Asia: Where the World is Heading

I am also optimistic about Asia in 2016, despite the possibility of great power conflict. In fact, Asia probably has the greatest number of flashpoints for the United States to be concerned about. War may break out any moment on the Korean Peninsula, in Taiwan, the South China Sea, or between India and Pakistan. Yet as the recent terrorist attacks on an Indian airbase blamed on Pakistani militants demonstrate, the lines of communication between New Delhi and Islamabad have remained surprisingly open, emphasizing that all Asian states (including China and Japan) have more incentives than ever to work together. A major war in Asia today would be more disastrous than perhaps ever before, given how closely interlinked Asian economies are. China’s slowing economy increases the necessity of maintaining access to markets in Southeast and Central Asia. Beijing’s signature economic initiatives — the Asian Infrastructure Investment Bank and the One Belt, One Road initiative — have spurred competition with Japan and India who will increasingly seek partnerships in the West to supplement their private sector investments. While the consolidation of power in Beijing and Moscow’s Asian overtures will continue to disrupt a truly liberal order in Asia, America’s traditional allies will be joined by the Trans-Pacific Partnership countries and new players such as India and Indonesia in counterbalancing any longer-term trends in Asia. The majority of global summits this year will convene in Asia: Japan will host the G7 in June and China will host the G20 in September. 2016 could very well be the long-awaited global pivot to Asia that everyone has been debating.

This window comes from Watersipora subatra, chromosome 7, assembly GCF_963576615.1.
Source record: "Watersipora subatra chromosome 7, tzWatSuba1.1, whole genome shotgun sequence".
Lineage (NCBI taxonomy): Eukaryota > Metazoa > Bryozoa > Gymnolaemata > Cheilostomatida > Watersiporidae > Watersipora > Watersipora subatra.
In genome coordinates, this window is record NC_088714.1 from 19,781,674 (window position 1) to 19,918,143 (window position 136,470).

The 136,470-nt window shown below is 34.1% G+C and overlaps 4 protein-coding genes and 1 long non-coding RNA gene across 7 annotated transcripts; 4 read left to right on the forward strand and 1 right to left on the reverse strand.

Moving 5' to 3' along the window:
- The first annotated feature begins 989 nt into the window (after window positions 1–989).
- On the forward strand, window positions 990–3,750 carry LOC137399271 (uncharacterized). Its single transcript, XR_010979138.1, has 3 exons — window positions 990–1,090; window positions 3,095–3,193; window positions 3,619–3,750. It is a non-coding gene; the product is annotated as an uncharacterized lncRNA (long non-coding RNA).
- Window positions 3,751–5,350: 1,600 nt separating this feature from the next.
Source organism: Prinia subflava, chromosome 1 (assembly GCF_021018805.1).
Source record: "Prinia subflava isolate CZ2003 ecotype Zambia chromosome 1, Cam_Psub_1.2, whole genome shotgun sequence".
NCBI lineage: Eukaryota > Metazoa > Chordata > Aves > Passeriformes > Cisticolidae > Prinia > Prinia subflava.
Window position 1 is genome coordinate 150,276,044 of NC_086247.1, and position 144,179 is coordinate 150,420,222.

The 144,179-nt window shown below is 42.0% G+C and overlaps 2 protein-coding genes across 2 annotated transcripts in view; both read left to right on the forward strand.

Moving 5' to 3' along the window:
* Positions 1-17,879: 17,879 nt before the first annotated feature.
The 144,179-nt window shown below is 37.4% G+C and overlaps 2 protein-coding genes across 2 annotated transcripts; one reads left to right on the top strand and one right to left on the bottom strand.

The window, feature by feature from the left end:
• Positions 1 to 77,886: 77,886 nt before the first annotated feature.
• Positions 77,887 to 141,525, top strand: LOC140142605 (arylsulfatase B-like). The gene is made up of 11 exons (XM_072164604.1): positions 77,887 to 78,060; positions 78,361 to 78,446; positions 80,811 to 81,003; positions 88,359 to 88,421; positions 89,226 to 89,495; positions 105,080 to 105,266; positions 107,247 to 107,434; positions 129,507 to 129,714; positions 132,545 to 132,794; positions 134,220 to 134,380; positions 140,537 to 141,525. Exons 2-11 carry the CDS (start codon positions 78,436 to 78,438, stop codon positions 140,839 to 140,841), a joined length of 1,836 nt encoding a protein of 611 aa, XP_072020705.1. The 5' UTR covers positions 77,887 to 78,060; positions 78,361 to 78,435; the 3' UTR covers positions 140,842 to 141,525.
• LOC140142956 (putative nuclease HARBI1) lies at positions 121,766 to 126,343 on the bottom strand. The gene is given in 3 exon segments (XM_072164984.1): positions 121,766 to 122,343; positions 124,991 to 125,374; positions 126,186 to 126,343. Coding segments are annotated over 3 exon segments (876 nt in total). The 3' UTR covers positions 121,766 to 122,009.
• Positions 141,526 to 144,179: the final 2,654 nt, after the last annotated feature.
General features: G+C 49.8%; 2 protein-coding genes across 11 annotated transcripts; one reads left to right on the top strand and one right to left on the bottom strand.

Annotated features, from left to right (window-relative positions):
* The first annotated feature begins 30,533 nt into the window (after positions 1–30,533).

Africa: Still the Fastest Growing and Yet Most Overlooked Region in the World

Last year, President Obama convened the Global Entrepreneurship Summit in Kenya as a part of his long-anticipated pan-African trip that included a historic stop at African Union headquarters. These events highlighted the promise that Africa holds for the world. Having entered 2015 as the fastest growing region in the world in terms of both demographic and economic realities, Africa remains poised to continue its growth in 2016 even though its starting baseline and lower-scale development continues to lag behind other regions. The world has taken notice of opportunities in Africa, as evidenced by the global competition now taking place across the continent between Chinese government-led investment and public-private support from America, Europe, and Asia. While governance and intrastate conflict continues to be the single biggest problem in Africa, there is hope. Though the African Union is no European Union, this could be a blessing in disguise. The AU continues to grow as an institution and encourage African nations to assume greater responsibility with the support of American and European aid and security agencies. As a result, Africa is moving both economically and institutionally in the right direction for 2016 and beyond.

Europe: Learning the Lessons of the Past